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Motor Vehicle Fatalities Up Nine Percent

The upward trend in fatal motor vehicle accidents that began in 2014 is continuing. The National Safety Council reports that motor vehicle deaths were nine percent higher through the first six months of 2016 than in 2015, and 18 percent higher than two years ago at the six-month mark...
August 31, 2016

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The upward trend in fatal motor vehicle accidents that began in 2014 is continuing. The National Safety Council reports that motor vehicle deaths were nine percent higher through the first six months of 2016 than in 2015, and 18 percent higher than two years ago at the six-month mark. An estimated 19,100 people have been killed on U.S. roads since January – enough to fill 382 school buses – and 2.2 million were seriously injured. The total estimated cost of these deaths and injuries is $205 billion.

The continued rise in fatalities is prompting the Council to issue its highest fatality estimate for the Labor Day holiday period since 2008. It estimates 438 people will be killed during the three-day holiday weekend. The upward trend began in late 2014 and shows no signs of decreasing. Last winter, the National Safety Council issued its largest year-over-year percentage increase in 50 years.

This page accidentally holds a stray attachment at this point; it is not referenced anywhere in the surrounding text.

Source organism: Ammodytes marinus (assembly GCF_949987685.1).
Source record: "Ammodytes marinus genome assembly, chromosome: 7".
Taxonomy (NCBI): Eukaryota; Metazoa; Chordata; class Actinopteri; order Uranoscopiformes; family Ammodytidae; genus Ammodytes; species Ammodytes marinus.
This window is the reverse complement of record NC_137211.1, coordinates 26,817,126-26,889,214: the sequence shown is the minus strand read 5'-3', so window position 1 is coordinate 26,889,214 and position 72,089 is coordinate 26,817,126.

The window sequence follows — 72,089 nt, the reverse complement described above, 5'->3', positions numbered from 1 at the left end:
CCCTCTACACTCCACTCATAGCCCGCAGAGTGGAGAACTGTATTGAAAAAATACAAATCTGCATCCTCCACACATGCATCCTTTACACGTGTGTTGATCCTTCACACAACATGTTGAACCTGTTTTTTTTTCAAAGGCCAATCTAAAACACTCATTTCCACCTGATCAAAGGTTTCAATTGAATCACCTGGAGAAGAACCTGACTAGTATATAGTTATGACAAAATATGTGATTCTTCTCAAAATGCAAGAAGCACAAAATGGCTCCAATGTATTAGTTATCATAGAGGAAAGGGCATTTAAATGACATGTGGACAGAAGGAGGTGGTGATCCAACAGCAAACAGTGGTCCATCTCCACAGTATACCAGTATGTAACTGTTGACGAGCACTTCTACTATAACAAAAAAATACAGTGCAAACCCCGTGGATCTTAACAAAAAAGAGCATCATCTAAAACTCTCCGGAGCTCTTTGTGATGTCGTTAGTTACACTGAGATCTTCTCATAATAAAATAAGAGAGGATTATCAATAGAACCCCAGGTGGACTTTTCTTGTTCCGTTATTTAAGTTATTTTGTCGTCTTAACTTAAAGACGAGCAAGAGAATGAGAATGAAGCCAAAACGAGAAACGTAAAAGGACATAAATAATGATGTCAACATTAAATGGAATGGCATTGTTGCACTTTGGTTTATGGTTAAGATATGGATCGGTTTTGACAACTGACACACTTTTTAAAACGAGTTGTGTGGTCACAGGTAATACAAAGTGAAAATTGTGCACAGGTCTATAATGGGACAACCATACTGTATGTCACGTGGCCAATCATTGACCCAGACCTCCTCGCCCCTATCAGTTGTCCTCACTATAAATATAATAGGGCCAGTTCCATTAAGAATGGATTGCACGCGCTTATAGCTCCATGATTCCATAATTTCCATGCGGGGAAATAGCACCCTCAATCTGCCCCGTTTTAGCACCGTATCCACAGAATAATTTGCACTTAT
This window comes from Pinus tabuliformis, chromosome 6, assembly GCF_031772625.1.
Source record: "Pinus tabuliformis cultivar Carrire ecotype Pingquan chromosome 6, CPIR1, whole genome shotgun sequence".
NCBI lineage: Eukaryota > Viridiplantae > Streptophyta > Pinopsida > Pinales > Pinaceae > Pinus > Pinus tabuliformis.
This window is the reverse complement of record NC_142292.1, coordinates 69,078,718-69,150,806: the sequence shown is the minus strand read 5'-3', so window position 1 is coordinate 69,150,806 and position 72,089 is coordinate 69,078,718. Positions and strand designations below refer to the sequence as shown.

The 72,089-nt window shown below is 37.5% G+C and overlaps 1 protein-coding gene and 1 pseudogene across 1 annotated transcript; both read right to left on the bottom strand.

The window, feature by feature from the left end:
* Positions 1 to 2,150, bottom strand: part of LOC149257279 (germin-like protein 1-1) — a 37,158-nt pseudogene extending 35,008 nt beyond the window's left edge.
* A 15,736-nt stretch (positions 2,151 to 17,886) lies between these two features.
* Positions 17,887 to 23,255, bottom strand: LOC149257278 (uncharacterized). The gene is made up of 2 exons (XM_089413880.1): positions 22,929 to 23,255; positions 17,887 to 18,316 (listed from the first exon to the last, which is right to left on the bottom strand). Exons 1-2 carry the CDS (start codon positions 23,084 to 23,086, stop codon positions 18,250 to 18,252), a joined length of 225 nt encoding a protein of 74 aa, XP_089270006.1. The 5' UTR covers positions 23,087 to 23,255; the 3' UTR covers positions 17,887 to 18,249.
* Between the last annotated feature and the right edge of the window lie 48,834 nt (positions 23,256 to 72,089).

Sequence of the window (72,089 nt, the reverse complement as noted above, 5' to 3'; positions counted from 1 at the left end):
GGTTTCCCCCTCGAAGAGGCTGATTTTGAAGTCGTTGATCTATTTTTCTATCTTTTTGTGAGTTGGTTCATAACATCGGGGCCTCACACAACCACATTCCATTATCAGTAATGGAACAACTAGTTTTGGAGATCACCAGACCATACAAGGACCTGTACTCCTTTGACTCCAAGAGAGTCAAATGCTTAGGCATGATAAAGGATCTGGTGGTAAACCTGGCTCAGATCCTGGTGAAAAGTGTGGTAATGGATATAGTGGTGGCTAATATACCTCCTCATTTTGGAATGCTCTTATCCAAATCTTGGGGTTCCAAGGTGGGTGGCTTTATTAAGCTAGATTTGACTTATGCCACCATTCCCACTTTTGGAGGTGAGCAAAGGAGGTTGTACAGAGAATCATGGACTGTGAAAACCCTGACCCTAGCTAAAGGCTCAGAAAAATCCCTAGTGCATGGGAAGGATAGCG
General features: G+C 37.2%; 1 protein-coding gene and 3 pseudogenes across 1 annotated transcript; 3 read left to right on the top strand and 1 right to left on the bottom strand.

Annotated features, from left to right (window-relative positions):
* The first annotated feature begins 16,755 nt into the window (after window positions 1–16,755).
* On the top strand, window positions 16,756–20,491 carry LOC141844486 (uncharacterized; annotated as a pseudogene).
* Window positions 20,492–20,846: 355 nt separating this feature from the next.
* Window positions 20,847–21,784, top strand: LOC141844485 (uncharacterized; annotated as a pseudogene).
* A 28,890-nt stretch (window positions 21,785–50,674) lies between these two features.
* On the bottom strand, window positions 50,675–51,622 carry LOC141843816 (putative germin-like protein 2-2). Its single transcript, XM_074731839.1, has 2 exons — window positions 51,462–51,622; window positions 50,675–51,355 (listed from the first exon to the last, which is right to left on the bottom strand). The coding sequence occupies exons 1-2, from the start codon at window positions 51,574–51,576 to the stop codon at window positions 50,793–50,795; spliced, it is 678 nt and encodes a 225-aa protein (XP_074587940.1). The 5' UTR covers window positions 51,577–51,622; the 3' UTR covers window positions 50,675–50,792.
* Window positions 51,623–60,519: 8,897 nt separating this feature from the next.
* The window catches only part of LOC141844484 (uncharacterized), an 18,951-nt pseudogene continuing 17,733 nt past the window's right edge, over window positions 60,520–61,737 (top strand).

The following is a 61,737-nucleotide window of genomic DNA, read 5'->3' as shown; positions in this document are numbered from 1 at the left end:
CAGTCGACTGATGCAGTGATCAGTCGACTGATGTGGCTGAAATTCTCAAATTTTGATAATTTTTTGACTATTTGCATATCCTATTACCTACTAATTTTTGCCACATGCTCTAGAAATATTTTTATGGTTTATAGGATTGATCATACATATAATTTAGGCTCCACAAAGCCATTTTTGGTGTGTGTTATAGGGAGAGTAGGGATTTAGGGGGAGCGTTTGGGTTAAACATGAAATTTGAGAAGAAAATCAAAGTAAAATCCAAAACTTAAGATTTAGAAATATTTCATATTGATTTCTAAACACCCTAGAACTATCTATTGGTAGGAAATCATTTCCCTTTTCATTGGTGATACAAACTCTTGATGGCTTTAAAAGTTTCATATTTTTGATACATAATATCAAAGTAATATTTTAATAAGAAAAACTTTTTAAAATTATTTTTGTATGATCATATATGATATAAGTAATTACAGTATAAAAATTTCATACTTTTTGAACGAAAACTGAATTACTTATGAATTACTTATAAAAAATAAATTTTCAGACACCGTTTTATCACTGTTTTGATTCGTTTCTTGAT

“Our complacency is killing us,” said Deborah A.P. Hersman, president and CEO of the National Safety Council. “One hundred deaths every day should outrage us. Americans should demand change to prioritize safety actions and protect ourselves from one of the leading causes of preventable death.”

States that have been particularly hard hit since 2014, the start of the upward trend, are Florida (43 percent), Georgia (34 percent), Indiana (33 percent), California (31 percent increase), North Carolina (26 percent), Illinois (24 percent) and Kentucky (24 percent).

 

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